When the Jacobite army was wiped out at Culloden, this led to the widespread break-up of the clans and their way of life. It also resulted in mass emigration from this part of Scotland as people fled the punitive conditions voluntarily or on convict ships. Inverness and the surrounding area offer you plenty of experiences that will help you trace that history.
Culloden is a must-see on many people's list of things to do in the Inverness area, particularly if you can claim descent from one of the many clans who were defeated on the day of the battle (16 April 1746). On the site itself there are cairns to commemorate them all , listing how many died.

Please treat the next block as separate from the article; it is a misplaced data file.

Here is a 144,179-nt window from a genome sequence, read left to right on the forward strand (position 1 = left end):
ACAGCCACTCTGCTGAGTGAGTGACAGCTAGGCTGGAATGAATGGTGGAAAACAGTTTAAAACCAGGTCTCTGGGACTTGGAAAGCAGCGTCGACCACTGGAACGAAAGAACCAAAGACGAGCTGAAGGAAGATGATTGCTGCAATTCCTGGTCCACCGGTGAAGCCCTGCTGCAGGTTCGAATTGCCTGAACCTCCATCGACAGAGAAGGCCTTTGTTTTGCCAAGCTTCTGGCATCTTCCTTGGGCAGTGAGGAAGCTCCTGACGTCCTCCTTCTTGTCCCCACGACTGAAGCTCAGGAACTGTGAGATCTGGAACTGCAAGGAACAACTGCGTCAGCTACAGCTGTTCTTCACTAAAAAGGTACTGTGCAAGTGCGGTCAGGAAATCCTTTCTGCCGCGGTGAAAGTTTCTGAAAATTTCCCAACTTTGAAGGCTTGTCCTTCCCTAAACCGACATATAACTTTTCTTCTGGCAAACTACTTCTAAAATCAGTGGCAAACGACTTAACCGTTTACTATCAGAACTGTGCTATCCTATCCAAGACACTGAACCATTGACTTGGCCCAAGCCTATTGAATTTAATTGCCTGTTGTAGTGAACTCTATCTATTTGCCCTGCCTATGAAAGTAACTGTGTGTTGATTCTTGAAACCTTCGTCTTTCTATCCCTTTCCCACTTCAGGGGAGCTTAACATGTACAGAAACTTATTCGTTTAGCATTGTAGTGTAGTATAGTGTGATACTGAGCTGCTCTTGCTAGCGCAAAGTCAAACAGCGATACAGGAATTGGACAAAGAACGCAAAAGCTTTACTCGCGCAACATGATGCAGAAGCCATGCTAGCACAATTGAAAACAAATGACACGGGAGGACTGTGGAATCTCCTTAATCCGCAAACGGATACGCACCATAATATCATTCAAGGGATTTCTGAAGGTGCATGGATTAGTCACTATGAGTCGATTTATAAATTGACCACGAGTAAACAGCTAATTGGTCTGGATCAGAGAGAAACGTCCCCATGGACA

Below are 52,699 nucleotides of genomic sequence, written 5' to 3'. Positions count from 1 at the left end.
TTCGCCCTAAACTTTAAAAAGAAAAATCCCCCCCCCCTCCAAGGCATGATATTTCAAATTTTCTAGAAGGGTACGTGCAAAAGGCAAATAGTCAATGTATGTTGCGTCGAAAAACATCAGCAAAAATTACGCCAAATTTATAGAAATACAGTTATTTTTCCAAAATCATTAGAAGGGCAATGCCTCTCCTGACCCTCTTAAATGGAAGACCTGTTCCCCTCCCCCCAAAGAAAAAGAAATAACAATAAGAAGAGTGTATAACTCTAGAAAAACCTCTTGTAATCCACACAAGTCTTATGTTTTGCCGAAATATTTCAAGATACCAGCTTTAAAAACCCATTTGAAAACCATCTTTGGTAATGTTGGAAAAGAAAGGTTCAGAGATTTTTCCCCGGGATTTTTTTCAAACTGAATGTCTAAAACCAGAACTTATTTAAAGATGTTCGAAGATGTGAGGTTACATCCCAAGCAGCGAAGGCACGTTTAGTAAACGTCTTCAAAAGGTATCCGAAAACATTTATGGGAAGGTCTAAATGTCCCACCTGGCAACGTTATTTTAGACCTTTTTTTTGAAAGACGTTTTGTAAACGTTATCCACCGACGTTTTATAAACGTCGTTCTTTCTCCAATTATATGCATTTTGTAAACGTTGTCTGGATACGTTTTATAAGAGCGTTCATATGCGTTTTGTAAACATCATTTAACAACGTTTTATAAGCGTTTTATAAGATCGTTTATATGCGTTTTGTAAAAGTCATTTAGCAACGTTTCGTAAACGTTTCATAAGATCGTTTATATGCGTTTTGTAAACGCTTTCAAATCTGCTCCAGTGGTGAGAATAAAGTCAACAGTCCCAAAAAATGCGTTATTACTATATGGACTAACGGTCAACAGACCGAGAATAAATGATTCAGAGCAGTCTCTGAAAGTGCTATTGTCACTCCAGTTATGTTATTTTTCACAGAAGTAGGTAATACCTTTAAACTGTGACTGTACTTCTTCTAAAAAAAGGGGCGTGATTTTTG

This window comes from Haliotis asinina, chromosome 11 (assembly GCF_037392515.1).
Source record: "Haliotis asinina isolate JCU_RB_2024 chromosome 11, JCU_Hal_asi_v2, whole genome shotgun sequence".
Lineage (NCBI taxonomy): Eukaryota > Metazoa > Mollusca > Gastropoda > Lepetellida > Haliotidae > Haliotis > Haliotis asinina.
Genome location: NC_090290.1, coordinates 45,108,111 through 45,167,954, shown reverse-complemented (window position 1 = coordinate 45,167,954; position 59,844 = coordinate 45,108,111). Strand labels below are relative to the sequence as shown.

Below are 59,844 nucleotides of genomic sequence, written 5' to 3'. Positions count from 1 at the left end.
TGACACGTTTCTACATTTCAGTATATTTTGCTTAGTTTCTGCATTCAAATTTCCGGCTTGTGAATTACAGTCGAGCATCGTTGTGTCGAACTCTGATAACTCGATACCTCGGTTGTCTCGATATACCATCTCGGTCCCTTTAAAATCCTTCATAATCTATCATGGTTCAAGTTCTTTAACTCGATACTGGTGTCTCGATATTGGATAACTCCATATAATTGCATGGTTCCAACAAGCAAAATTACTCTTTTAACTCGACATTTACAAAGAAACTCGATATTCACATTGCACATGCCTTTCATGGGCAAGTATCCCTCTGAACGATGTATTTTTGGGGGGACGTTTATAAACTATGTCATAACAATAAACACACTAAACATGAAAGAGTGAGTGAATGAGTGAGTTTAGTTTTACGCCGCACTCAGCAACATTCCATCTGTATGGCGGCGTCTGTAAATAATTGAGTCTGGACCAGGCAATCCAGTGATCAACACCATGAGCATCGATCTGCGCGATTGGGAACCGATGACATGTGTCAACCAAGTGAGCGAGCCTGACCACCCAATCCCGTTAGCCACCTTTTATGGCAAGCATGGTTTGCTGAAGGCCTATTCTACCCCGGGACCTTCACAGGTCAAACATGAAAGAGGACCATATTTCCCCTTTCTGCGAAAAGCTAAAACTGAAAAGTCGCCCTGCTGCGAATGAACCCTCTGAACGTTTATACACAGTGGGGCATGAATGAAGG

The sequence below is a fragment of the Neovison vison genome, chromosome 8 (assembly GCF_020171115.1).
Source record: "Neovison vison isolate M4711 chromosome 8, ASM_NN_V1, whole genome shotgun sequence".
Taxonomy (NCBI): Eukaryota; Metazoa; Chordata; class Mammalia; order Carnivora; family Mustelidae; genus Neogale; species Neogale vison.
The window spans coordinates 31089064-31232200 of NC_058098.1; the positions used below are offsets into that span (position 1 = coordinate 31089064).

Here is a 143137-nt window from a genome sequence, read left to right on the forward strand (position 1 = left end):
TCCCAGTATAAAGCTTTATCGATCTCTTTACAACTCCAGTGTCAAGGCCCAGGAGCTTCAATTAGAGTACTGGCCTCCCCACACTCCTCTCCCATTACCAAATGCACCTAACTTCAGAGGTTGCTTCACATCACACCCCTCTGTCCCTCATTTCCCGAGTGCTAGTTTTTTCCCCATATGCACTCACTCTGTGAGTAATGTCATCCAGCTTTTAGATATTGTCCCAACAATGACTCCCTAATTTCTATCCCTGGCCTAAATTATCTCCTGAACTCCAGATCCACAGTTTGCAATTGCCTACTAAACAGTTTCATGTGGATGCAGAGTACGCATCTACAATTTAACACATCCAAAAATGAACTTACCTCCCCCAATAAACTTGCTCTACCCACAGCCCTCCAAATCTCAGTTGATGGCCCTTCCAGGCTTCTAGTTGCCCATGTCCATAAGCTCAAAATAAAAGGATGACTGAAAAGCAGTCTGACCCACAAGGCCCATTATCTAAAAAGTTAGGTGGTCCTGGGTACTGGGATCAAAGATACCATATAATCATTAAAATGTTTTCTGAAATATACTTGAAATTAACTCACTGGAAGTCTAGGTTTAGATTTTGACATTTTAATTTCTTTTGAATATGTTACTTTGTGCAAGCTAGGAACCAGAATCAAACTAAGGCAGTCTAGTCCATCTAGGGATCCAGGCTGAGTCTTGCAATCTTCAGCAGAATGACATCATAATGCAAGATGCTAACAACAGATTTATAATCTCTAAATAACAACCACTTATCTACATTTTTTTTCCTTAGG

The National Trust maintains the battle field. There is a guided tour where you can see where the key moments of the battle took place, and you can enter the restored Leanach Cottage where Jacobite survivors took shelter after the battle. (It didn't end well for them…)
The visitor centre offers artefacts and interactive displays that tell the story from the Government and Jacobean perspectives, as well as offering an insight into what life was like as a red coat.
Fort George was built in response to Culloden to ensure a Highland uprising could never happen again. Named after the ruling king at the time (funnily enough), it's a wonderful example of an 18th century fortification at a time when how battles were fought was beginning to change.
The garrison buildings, artillery defences and collection of arms (bayoneted muskets, pikes and swords) convey what life was like at the time for those stationed there. The site is well signposted and facilities include a cafe.